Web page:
I know when you wanna prove that the limit of some function like $f(x)$ at $a$ exists you must prove a proposition of the following form:

$$(\forall \varepsilon >0)(\exists \ \delta >0)(0<|x-a|<\delta \ \Rightarrow \ |f(x)-l|<\varepsilon )$$

But what if you wanna prove that the limit of $f$ at $a$ does not exist. Do I need to negate the above expression and then reach it by recursive reasoning? Then what really is the negation of this expression? Should it lead to non-uniqueness of $l$?

Moreover I know that "Infinite limits" -which are limits with a value of infinity- are also classified as non-existent limits. Then how could we prove they don't exist using $\varepsilon$ and $\delta$?

Thank you in advance.

  • 3
    $\begingroup$ You need to show that $\exists \epsilon>0, \forall \delta>0, \exists x_1, x_2 : |x_n-a|<\delta \text { and } |f(x_1)- f(x_2)| > 2\epsilon$ $\endgroup$
    – Doug M
    Jan 12 '17 at 19:24
  • $\begingroup$ An example $\endgroup$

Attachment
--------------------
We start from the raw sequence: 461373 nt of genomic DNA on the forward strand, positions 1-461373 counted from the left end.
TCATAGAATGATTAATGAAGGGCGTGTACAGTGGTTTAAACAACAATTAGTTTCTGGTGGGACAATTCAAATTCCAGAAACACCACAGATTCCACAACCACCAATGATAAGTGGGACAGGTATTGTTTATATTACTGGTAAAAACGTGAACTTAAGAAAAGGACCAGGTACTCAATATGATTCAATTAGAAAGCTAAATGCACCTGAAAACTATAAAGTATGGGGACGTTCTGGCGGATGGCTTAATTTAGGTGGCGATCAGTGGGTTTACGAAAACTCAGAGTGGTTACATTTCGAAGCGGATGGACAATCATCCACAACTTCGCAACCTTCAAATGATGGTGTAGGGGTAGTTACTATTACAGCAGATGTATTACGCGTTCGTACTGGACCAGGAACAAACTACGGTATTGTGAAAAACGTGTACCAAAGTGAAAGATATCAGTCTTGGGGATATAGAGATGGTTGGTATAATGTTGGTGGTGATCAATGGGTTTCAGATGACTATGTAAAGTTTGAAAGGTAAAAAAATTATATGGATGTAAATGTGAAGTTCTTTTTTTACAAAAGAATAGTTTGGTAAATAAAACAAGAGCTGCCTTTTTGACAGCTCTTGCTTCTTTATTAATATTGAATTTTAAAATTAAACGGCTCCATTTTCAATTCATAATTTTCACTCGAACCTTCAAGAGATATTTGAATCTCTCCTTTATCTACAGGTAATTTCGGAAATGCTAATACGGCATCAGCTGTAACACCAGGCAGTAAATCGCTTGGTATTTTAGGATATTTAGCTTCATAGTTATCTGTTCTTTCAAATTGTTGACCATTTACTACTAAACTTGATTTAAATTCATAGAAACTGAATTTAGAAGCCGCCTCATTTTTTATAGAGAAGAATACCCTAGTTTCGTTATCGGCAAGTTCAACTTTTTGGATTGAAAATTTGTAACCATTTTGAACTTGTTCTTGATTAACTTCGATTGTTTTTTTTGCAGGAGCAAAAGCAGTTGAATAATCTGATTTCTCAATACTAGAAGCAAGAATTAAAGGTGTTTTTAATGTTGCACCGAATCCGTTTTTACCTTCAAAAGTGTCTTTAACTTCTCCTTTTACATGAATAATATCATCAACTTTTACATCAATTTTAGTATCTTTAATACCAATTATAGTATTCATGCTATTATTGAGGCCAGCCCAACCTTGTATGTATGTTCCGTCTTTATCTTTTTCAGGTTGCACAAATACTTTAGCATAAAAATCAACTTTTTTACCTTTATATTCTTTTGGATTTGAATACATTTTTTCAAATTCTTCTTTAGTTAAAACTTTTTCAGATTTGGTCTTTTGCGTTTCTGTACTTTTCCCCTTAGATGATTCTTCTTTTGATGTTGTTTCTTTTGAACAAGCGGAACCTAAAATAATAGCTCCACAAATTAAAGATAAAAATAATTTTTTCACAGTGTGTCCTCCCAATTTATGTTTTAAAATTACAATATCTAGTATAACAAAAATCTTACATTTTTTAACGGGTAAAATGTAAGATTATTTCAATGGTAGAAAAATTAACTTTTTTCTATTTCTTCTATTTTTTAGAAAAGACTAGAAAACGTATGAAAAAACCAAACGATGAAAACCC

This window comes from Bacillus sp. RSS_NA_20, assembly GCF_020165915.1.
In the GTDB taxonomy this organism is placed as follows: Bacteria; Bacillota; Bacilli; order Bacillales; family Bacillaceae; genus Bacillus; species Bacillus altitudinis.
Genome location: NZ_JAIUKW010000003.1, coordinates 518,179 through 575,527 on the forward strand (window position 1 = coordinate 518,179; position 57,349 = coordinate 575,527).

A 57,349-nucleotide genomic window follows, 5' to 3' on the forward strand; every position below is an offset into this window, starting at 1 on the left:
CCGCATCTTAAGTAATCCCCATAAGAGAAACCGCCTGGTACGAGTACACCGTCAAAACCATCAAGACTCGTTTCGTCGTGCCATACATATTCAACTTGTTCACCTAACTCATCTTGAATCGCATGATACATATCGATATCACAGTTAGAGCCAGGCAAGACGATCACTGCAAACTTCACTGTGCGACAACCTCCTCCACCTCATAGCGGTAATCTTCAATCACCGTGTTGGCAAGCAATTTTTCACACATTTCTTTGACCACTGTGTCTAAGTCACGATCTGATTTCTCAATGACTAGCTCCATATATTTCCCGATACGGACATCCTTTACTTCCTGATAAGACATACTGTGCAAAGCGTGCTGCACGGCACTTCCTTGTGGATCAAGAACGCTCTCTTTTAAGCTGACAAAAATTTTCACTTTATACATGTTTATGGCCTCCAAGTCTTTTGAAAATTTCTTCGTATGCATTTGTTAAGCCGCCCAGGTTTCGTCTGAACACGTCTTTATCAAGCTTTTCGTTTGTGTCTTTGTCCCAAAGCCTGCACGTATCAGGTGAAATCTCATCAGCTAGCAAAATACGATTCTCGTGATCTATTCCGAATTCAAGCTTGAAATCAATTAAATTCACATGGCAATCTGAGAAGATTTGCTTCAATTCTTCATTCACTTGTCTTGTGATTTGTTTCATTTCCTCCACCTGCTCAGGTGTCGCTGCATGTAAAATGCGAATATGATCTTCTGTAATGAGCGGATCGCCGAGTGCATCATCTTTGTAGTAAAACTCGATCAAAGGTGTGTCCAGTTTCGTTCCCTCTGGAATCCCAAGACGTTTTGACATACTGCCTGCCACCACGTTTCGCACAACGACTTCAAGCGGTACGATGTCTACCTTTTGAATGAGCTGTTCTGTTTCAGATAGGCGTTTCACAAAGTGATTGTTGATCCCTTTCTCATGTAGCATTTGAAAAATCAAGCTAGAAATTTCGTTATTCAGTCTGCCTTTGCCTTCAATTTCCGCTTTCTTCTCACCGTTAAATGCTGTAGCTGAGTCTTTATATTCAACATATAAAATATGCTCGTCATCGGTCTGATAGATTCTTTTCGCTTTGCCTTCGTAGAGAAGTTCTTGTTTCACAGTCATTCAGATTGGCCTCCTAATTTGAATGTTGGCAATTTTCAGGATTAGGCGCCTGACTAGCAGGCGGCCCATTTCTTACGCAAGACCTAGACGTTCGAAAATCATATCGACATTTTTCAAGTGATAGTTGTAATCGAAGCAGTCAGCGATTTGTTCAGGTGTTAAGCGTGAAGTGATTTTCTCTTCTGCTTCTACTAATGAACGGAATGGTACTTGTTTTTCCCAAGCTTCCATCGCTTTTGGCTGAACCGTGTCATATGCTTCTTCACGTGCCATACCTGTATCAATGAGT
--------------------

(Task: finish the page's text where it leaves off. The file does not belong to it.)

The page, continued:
– gebruiker
    Jan 12 '17 at 19:36

In practice what you do is pick a convenient epsilon and show that for the epsilon you pick there is no delta satisfying the implication.

For example, if $f$ is the function $x \mapsto {1\over x}$ as a function $f:(0,1) \to \mathbb R$ and you want to show that the limit towards $0$ does not exist then you might start by picking $\varepsilon = 1$.

Then your goal is to show that for every $\delta$ you can find $x\in (-\delta, \delta)$ such that $|f(x)|>1$.

So let $\delta>0$. Then you can find $n \in \mathbb N$ with ${1\over n}<\delta$ and $n>1$. Letting $x={1\over n}$ you get $|f({1\over n})| = n > 1$.


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